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Interventions for Clients Coping with Cancer
Interventions for Clients Coping with Cancer - 10 CEUs

Section 13
Cancer Treatment and Depression

CEU Question 13 | CE Test | Table of Contents | Cancer
Counselor CEUs, Social Worker CEUs, Psychologist CEs, MFT CEUs

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On the last track we discussed hospital strategies.

On this track we will discuss if the illness is not progressing as planned.

There is the possibility that some cancer patients who try everything they can may not recover as quickly as they think they should or recover at all.  Vince, age 42, had testicular cancer.  Vince had lived his entire life with only one testicle.  At an early age, doctors suspected it simply had not descended.  They x-rayed him and found nothing.  However, years later at the age of 41, Vince began having severe abdominal pains. 

Case Study: Vince's Setbacks
It turned out Vince’s undescended testicle had been there and had grown to the size of a grapefruit.  Doctors removed the tissue, but the cancer had spread to Vince’s lungs.  When Vince’s wellness had not progressed the way he thought it should have, he stated, "Maybe it’s my fault.  If I had been better at the medication, or done a better job partnering with my treatment team maybe I could have recovered by now."

How might you have responded to Vince?  I stated, "Recovery is not in your complete control.  Biology can overcome psychology.  While there are many ways you can participate in your fight for recovery, and there is the distinct possibility that your activity may have a positive effect on the course of the illness, you don’t have the power to ensure recovery." 

Think of your Vince.  If your client believes that recovery is guaranteed if done ‘right,’ won’t any setback be perceived as proof of inadequacy?  I stated to Vince, "No matter what happens, you are not inadequate.  What you have been doing is right for you.  And you are doing it as well as anyone in the this situation can do it.  And just because there is no assurance of winning, you need not stop trying." 

Vince then asked, "Who wants to fight a losing battle?  I mean there’s just no way to know if I’ll win or lose at this point."  To help Vince understand the importance of trying, I stated, "If you refused to enter a race you weren’t sure of winning, you’d enter few races.  If you never took a job unless you would be guaranteed that it would be a great success, most people would be out of work.  Almost nothing in life is certain, and there are very few situations in which anyone has complete control.  In that respect, the fight for recovery from cancer is not much different from most other efforts in life."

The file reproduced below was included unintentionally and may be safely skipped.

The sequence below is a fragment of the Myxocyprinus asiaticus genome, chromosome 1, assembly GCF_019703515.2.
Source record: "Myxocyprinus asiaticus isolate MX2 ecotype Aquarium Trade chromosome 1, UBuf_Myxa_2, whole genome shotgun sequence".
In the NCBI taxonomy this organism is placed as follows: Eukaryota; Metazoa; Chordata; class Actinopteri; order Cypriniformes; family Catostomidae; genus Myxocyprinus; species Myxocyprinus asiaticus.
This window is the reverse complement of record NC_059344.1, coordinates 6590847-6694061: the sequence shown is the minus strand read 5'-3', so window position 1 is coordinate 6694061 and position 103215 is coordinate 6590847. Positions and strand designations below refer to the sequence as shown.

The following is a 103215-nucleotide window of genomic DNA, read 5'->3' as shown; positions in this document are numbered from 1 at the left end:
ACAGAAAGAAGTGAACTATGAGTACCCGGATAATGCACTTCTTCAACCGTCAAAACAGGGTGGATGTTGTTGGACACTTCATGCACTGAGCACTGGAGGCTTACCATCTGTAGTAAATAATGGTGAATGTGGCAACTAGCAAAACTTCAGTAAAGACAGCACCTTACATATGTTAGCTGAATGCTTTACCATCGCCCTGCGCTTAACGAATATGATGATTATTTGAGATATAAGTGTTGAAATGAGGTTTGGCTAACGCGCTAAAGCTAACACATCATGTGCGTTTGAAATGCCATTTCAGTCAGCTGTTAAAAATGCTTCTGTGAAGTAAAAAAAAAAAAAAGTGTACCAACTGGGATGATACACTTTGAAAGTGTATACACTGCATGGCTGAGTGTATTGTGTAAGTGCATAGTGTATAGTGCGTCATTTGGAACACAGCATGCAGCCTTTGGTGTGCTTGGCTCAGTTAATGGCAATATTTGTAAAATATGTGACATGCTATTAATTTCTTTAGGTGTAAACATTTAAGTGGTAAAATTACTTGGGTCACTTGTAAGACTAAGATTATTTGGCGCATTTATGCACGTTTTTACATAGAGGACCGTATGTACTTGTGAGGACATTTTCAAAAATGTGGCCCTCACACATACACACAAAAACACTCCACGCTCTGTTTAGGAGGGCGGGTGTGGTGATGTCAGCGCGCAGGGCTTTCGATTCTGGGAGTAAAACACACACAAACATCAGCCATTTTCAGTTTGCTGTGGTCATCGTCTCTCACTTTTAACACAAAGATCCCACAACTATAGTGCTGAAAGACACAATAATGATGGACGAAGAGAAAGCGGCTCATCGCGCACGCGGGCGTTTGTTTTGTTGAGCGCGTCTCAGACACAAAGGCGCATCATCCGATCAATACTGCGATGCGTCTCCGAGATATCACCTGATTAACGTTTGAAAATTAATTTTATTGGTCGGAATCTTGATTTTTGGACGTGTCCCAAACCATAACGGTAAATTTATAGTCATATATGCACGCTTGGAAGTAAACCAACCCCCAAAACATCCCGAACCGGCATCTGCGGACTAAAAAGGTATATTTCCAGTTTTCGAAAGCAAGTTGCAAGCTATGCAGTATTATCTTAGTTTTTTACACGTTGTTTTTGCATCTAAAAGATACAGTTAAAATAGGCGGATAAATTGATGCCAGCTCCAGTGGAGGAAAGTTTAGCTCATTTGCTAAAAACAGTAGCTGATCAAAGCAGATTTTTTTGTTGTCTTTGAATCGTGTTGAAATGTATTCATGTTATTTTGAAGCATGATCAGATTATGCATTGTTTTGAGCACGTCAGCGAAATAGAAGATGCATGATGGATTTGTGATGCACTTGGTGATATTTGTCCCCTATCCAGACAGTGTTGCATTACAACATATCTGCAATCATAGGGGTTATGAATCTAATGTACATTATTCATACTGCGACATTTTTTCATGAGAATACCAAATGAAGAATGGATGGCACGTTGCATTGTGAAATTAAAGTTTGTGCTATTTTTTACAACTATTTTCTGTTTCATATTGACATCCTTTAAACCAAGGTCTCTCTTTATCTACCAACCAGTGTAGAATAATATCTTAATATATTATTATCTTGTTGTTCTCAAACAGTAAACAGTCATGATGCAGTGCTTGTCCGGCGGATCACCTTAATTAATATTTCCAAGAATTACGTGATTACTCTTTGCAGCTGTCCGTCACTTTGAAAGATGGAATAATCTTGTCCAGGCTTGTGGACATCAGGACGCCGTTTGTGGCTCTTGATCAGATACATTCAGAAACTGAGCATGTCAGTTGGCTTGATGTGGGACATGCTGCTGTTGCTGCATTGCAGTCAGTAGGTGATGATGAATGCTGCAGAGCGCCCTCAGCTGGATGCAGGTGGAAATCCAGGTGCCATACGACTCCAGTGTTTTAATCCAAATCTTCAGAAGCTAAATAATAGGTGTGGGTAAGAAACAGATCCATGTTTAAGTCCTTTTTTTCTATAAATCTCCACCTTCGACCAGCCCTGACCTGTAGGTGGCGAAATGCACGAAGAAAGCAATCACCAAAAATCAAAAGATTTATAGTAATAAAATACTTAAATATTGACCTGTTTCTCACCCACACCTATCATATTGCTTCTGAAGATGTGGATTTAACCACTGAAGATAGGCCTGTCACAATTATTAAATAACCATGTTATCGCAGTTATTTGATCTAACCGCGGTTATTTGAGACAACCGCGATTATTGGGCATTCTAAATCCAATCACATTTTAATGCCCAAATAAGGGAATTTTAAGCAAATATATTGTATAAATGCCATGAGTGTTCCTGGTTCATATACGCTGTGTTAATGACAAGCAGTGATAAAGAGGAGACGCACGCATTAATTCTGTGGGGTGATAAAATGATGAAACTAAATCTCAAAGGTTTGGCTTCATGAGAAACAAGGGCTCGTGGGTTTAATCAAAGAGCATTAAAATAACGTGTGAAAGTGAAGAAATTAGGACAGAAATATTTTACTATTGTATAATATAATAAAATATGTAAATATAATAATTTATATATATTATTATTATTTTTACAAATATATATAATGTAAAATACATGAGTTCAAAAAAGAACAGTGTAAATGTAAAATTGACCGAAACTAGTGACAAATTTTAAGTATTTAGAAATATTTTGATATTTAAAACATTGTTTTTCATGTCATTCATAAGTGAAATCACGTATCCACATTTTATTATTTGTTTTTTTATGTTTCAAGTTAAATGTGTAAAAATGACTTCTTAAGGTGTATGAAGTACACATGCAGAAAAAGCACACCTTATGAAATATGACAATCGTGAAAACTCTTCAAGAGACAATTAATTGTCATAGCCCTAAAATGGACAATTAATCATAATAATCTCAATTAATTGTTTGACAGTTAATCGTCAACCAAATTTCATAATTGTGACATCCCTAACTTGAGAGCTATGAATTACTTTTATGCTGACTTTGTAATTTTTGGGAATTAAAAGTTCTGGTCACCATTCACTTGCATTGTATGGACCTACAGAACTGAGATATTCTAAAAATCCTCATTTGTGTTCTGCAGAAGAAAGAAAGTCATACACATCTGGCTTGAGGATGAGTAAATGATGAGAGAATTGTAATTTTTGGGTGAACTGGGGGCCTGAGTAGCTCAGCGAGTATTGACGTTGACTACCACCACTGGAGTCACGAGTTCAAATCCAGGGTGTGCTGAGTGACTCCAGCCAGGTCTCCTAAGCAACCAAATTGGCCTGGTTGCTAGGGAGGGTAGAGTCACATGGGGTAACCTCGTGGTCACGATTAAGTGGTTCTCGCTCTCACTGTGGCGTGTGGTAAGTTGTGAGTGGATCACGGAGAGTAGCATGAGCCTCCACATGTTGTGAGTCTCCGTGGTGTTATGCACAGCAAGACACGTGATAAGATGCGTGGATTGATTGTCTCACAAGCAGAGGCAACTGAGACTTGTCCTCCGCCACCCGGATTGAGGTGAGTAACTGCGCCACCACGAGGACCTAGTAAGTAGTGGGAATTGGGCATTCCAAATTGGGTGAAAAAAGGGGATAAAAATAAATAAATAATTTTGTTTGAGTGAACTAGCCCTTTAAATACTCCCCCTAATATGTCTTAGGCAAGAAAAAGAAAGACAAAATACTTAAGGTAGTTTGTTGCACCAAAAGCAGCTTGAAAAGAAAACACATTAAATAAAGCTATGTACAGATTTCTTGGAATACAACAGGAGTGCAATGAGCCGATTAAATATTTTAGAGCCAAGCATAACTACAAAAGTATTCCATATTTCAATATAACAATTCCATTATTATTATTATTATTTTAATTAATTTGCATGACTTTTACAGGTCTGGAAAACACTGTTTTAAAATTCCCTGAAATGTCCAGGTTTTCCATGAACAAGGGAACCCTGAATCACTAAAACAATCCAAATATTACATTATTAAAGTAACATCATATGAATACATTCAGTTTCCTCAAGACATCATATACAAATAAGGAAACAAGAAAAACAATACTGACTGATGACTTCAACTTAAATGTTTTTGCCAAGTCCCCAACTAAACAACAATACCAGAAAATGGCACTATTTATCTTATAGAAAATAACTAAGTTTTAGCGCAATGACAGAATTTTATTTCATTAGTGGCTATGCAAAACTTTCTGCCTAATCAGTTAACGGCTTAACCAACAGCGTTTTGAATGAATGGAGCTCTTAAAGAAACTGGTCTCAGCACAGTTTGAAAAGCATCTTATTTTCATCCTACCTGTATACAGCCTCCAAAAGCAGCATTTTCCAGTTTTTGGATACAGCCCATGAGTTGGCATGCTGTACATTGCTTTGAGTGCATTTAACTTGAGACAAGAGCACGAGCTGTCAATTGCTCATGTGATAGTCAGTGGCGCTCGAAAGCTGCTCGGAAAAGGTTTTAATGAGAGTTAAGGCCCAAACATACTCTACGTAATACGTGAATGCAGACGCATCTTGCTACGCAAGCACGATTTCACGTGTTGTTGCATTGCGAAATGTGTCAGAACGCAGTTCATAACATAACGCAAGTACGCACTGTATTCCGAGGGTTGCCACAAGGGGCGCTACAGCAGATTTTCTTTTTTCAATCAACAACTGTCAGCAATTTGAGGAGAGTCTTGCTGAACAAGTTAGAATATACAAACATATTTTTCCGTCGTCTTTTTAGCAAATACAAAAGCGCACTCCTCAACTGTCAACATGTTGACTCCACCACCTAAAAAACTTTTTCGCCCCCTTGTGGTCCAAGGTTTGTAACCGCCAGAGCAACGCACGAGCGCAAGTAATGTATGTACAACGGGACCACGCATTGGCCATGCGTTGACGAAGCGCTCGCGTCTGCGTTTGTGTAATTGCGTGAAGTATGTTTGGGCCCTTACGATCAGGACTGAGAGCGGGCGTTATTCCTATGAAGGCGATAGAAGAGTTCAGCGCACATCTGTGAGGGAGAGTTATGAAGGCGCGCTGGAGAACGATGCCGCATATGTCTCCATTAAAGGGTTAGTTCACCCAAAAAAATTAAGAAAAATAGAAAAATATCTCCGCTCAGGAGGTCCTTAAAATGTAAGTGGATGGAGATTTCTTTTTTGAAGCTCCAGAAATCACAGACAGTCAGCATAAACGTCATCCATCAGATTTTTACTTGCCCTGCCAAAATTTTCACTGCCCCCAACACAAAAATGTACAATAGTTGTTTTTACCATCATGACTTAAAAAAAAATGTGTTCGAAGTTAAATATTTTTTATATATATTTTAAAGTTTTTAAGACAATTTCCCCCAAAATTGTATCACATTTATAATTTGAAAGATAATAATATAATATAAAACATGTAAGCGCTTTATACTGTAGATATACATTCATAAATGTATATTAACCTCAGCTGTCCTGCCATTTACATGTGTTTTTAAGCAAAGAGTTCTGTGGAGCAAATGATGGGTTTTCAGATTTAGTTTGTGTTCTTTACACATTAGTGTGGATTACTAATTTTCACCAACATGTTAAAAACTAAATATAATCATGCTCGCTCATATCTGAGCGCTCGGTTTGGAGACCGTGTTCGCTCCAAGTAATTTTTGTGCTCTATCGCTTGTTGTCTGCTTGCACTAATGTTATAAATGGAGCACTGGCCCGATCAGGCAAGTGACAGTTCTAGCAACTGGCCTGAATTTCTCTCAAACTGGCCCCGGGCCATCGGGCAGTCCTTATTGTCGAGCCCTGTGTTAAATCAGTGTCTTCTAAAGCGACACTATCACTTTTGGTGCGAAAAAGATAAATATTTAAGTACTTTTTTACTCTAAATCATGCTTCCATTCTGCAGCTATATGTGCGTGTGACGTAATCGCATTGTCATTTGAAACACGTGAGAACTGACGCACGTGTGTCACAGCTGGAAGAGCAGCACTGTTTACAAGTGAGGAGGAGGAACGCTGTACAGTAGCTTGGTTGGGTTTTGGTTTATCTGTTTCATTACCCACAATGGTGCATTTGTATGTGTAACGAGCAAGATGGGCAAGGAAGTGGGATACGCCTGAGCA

Technique:  Take the Opposite Track 
To help Vince avoid giving in to the idea of losing his battle with cancer, I implemented the take the opposite track technique.  I stated to Vince, "Take the opposite track.  If you find it too strange to love your painful experience, then do the opposite.  Develop obstinacy.  Actively hate the bad experience.  Refuse to accept your feelings.  Exaggerate your need to change your feelings.  Go way beyond your normal resistance.  Forbid yourself to accept the situation.  Say to yourself, "I’ll never accept this no matter what." 

I find that this strategy works because the mind is like a child and often does the opposite of what you tell it to do.  Think of your Vince.  Could a similar application of reverse psychology work for your client who is beginning to give in to the idea that he or she may not recover from cancer?

On this track we have discussed talking to clients if the illness is not progressing as planned.  This included a description of the take the opposite track technique.

On the next track we will discuss rebounding and rebuilding.  The first step to recovery after remission is to reconcile with the idea of being healthy again.

Peer-Reviewed Journal Article References:
Craske, M. G., Meuret, A. E., Ritz, T., Treanor, M., Dour, H., & Rosenfield, D. (2019). Positive affect treatment for depression and anxiety: A randomized clinical trial for a core feature of anhedonia. Journal of Consulting and Clinical Psychology, 87(5), 457–471

Desautels, C., Savard, J., Ivers, H., Savard, M.-H., & Caplette-Gingras, A. (2018). Treatment of depressive symptoms in patients with breast cancer: A randomized controlled trial comparing cognitive therapy and bright light therapy. Health Psychology, 37(1), 1–13. 

Hopko, D. R., Cannity, K., McIndoo, C. C., File, A. A., Ryba, M. M., Clark, C. G., & Bell, J. L. (2015). Behavior therapy for depressed breast cancer patients: Predictors of treatment outcome. Journal of Consulting and Clinical Psychology, 83(1), 225–231. 

Hopko, D. R., Clark, C. G., Cannity, K., & Bell, J. L. (2016). Pretreatment depression severity in breast cancer patients and its relation to treatment response to behavior therapy. Health Psychology, 35(1), 10–18.

Kuba, K., Esser, P., Mehnert, A., Hinz, A., Johansen, C., Lordick, F., & Götze, H. (2019). Risk for depression and anxiety in long-term survivors of hematologic cancer. Health Psychology, 38(3), 187–195.

Online Continuing Education QUESTION 13
What is a useful technique for clients who are beginning to give in to the idea that he or she may not recover from cancer? To select and enter your answer go to CE Test.

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